October 20, 2005

Poetry Post

Author's Note: Here's another post that I made on the discussion board for my literature class. Our study has shifted from literary fiction (primarily short stories) to poetry. As one may imagine, the study of poetry has created somewhat of a discontented stir amongst the students. Now, when there's discontent going on I'm usually inclined to be in on it. The following is a response to a post by my fellow student Aaron V. in which he discussed his frustrations with poetry in general:

I appreciate that Aaron has articulated his idea about poetry being an esoteric club, one which requires specific training in order to enter. It is apparent to me that once one is trained to understand poetry they often feel compelled to enforce upon themselves an appreciation for it. This is most pointedly true for me in my own experience. For instance, today I was flipping through the most recent issue of the Dialogue publication at Calvin. Indeed, I was actually reading the poems and feeling their effect (well, some of them at least). Upon realizing that I was getting into it, I started to feel guilty about a previous interaction with the Dialogue. That previous experience was as follows:

One evening when I was a freshman living in RVD I was hanging out with some friends of mine at the smoke pit*. We discovered a copy of the Dialogue that someone had left behind and it spurred a conversation about the usefulness of such a publication. Now I of all people should have at least been able to play devil's advocate and stick up for a publication of the arts (as I have frequented the Spoelhof basement for many classes here at Calvin). Instead, I found that I much preferred to bash it as a bunch of lofty b.s. produced by people who were either trying to fool the reader into thinking they were deep, or had already fooled themselves. Well, the combination of the presence of lighters and a large, sand-filled ash basin was too much to resist and the pages of the Dialogue were soon being consumed by flames of protest.

Or we were just being jackasses via an insensitive display of, as Aaron would put it, ignorant frustration. As I said, the memory of that incident caused me to feel some guilt today, but that feeling of guilt was soon replaced by another thought...a question. Have I fooled myself? The various ways I have interacted with the Dialogue represent two distinct mindsets (a.k.a. perspective or point-of-view). My current perspective is more open-minded to poetry, but does that prevent my previous mindset from being equally valid? Now instead of feeling guilty I was a bit unsure, scared that I might be one of those people who is compelled to be "into" something just because they know how to; like Aaron said, a part of something bigger than themselves. It is certainly comforting to be able to reassure one's cognitive capacities by exercising skill in reading/understanding poetry. I fear that the effect or meaning - possibly subconsciously self-enforced - that some of the poems have may be an outlet of that reassurance.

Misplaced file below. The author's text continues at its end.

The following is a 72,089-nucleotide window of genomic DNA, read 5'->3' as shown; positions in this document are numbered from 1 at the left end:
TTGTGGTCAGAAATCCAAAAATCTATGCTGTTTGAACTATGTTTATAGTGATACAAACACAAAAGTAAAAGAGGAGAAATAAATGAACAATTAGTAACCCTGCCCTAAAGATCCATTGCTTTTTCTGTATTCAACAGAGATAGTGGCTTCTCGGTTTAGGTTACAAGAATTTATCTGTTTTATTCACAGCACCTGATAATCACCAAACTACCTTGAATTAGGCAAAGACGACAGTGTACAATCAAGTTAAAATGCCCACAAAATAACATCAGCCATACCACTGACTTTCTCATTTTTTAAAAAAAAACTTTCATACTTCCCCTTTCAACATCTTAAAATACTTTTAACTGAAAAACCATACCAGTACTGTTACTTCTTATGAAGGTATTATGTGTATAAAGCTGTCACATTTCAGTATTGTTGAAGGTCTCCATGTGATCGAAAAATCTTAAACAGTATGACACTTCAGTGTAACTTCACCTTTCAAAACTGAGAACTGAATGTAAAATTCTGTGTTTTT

This, I believe, points to the fact that our respective realities are a construct of whatever mindset we happen to be in at that point in time. Here's a somewhat hypothetical generalization: I once found poetry to be frustrating and useless, now I find it to be interesting and meaningful. Now, when I am confronted with someone who finds poetry to be frustrating and useless I think that they are wrong. But they are me. Their ideas are valid, and I must respect that (in the same way that I didn't respect the ideas of the other side when I participated in the Dialogue burning). My point is this (and I would imagine that Aaron may agree); I call into question the tradition of enforcing poetry on students as being a good thing. In my experience, many poems are primarily successful only in polarizing the reading audience. Some people don't get it and immediately tune it out, while others revel in their ability to get it and perpetuate what makes them feel better than the people who don't by writing more poetry.

Granted, this is an extremely cynical conceptualization about poetry in education, and you probably shouldn't buy into what I'm saying. Honestly, however, it is the way (or at least a way) that I am inclined to think. Maybe a year from now my mindset will have changed again and I can have an argument with my former self and prove that jerk wrong once and for all.

*Ok, I better qualify this a little bit for fear of misinterpretation. Many of my friends at Calvin are smokers, or at least smoke occasionally. In dealing with that, I have found that some of the most genuine social interaction in all of my experiences at Calvin has occurred while hanging out at the smoke pits. Unfortunately a resultant of this was the breaking of a promise that I once made as a very young kid to my parents (I remember speaking the actual words), "I will never smoke even a single cigarette." Ah, I'm beginning to understand the relevance of the cliché "never say never." Yes, I have sampled a cigarette or two, but I am under no delusions about the negative health implications of smoking, not to mention its potential for addiction, so I've tried to keep it under the auspices of responsible freedom. So please, please, please don't call me in a giant frenzy about how evil smoking is because I already know that you are right.

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